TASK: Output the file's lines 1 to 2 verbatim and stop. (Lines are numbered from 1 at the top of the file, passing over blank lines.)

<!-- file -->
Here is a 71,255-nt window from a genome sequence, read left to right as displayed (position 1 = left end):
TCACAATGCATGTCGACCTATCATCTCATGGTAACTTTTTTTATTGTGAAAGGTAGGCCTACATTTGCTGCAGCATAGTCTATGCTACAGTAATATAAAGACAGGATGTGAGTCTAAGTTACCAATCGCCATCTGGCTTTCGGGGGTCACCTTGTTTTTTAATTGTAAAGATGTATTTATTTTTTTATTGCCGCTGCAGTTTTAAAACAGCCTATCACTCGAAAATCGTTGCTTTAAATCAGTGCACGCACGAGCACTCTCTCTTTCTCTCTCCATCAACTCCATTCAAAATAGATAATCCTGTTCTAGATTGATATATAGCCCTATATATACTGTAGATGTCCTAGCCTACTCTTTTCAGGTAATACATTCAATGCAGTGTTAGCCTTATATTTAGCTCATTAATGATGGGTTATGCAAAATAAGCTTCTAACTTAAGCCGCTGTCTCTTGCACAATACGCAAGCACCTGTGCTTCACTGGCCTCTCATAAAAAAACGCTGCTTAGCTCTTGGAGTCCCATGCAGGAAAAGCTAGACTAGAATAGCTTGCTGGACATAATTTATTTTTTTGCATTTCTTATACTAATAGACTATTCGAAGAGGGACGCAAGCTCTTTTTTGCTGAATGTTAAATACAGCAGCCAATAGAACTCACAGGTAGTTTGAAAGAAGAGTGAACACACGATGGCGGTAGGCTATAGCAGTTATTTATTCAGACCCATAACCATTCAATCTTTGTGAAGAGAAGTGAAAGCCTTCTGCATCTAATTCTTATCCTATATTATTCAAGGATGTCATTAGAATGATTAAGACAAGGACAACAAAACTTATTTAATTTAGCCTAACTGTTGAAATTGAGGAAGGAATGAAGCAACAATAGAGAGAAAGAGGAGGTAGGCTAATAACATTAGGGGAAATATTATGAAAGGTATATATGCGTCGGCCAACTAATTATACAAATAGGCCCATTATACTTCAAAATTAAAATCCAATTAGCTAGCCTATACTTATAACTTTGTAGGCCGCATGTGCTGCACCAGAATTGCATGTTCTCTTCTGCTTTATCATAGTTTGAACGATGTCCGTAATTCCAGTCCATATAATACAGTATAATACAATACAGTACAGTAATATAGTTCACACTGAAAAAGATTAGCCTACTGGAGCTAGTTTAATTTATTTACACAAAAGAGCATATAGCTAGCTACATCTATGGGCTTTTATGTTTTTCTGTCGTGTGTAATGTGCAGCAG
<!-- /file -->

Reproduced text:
Here is a 71,255-nt window from a genome sequence, read left to right as displayed (position 1 = left end):
TCACAATGCATGTCGACCTATCATCTCATGGTAACTTTTTTTATTGTGAAAGGTAGGCCTACATTTGCTGCAGCATAGTCTATGCTACAGTAATATAAAGACAGGATGTGAGTCTAAGTTACCAATCGCCATCTGGCTTTCGGGGGTCACCTTGTTTTTTAATTGTAAAGATGTATTTATTTTTTTATTGCCGCTGCAGTTTTAAAACAGCCTATCACTCGAAAATCGTTGCTTTAAATCAGTGCACGCACGAGCACTCTCTCTTTCTCTCTCCATCAACTCCATTCAAAATAGATAATCCTGTTCTAGATTGATATATAGCCCTATATATACTGTAGATGTCCTAGCCTACTCTTTTCAGGTAATACATTCAATGCAGTGTTAGCCTTATATTTAGCTCATTAATGATGGGTTATGCAAAATAAGCTTCTAACTTAAGCCGCTGTCTCTTGCACAATACGCAAGCACCTGTGCTTCACTGGCCTCTCATAAAAAAACGCTGCTTAGCTCTTGGAGTCCCATGCAGGAAAAGCTAGACTAGAATAGCTTGCTGGACATAATTTATTTTTTTGCATTTCTTATACTAATAGACTATTCGAAGAGGGACGCAAGCTCTTTTTTGCTGAATGTTAAATACAGCAGCCAATAGAACTCACAGGTAGTTTGAAAGAAGAGTGAACACACGATGGCGGTAGGCTATAGCAGTTATTTATTCAGACCCATAACCATTCAATCTTTGTGAAGAGAAGTGAAAGCCTTCTGCATCTAATTCTTATCCTATATTATTCAAGGATGTCATTAGAATGATTAAGACAAGGACAACAAAACTTATTTAATTTAGCCTAACTGTTGAAATTGAGGAAGGAATGAAGCAACAATAGAGAGAAAGAGGAGGTAGGCTAATAACATTAGGGGAAATATTATGAAAGGTATATATGCGTCGGCCAACTAATTATACAAATAGGCCCATTATACTTCAAAATTAAAATCCAATTAGCTAGCCTATACTTATAACTTTGTAGGCCGCATGTGCTGCACCAGAATTGCATGTTCTCTTCTGCTTTATCATAGTTTGAACGATGTCCGTAATTCCAGTCCATATAATACAGTATAATACAATACAGTACAGTAATATAGTTCACACTGAAAAAGATTAGCCTACTGGAGCTAGTTTAATTTATTTACACAAAAGAGCATATAGCTAGCTACATCTATGGGCTTTTATGTTTTTCTGTCGTGTGTAATGTGCAGCAG